9. Hello Everyone, I'm been very excited to read a lot of what has been written about smelting, and remenlting on here, and I want to begin someplace. But after hearing Mark Green and a few others talk about the much more controlable results in carbon control with hearth refining, I think that would be a better rounte, my goal is to melt scrap mild, old nails and things down into orishigane for use in traditional style tantos and kitchen knives. I'd like the ability to influence the carbon so I can produce jacket steel or core steel. It's my understanding that the folding and welding will bur
  10. I use hot vinegar with a little borax in it for copper jewelry work. it's very fast.
  11. Thanks Dave, alot of what I've been thinking of comes from the design articles on your site, your discussion of the Aizu Shintogo kata. I have some more photos I have to get up of this blade in progress... When you say "taper the tang profiles a bit" are you refering to the distal tapering from the habaki area to the end or from the nakago-no-mune to nakago-no-ha? Both?
  12. Here is the template for the adjusted edge on the ko-santuko Jarrod... And a link to the WIP thread for the knife I started making... WIP:Beech and Bone Ko-Tanto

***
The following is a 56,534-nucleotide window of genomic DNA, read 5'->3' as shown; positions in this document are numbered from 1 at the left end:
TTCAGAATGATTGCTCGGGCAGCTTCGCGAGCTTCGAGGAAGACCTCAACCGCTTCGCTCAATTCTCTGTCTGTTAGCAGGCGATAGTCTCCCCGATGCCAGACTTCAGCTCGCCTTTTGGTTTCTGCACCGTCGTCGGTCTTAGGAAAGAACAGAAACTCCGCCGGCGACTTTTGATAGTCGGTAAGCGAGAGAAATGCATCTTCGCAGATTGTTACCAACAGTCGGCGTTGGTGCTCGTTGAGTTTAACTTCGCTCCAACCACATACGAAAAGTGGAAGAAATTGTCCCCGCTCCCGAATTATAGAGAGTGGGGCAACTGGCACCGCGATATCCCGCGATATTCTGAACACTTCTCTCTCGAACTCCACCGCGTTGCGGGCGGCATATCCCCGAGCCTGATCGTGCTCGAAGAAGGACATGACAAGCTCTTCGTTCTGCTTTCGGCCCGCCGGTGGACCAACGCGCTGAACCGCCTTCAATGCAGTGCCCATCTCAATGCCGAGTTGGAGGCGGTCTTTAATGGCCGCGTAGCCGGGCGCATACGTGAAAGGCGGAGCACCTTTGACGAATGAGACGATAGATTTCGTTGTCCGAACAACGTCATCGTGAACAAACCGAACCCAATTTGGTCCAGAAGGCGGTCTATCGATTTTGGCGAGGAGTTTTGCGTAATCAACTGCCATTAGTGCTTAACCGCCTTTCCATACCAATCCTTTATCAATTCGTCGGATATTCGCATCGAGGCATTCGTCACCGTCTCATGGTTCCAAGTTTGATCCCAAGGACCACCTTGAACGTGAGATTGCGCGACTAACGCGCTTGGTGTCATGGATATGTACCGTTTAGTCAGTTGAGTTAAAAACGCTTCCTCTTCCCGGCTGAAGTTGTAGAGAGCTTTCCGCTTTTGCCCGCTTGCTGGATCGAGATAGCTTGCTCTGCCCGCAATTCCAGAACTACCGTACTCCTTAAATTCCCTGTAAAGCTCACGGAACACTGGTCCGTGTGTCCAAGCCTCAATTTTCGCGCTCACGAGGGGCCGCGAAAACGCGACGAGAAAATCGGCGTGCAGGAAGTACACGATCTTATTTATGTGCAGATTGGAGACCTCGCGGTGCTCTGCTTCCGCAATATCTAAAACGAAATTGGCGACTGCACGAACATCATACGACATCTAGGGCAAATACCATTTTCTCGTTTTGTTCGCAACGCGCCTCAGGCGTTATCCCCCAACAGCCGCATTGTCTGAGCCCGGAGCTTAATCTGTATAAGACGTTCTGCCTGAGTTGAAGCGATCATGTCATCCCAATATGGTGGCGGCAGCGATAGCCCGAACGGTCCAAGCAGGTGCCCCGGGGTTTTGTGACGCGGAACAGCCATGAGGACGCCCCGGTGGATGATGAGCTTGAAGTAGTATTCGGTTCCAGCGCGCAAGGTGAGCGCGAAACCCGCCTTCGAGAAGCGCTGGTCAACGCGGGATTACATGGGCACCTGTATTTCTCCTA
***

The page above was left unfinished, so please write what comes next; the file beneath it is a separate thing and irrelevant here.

13. So I found out that the sculpture workshop I was going to start forging in will have to be delayed another week, Safety Orientation's fall the day after the open work days. It's a bummer, because I run a shop as my day job, and have given likely a similar safety talk several times a semester to the new students. Oh well, the idiosyncrasies of shops. Since I can't forge down the kitchen knife shapes I wanted I thought I'd start on a pair of the ko-tantos in the attached sketch. After reading Dave F.'s stuff on the Crossed Heart Forge website over and over, I think I know what I need to att
  14. Thank you Wes, Jerrod, and James James, less time with the reading, more time studying as many different japanese kitchen knives as I could, and trying to find something in the utility/vegetable/petty range that would serve. Which is where the ko-santuko like thing (the last image that Jerrod seems to be talking about) came from. The full tang stuff just isn't nearly as appealing to me, and I have rehandled rather many wood chisels, carving tools and a very old japanese kitchen knife. That ability to remove the handle during resharpening is a major boon, and much easier than western bo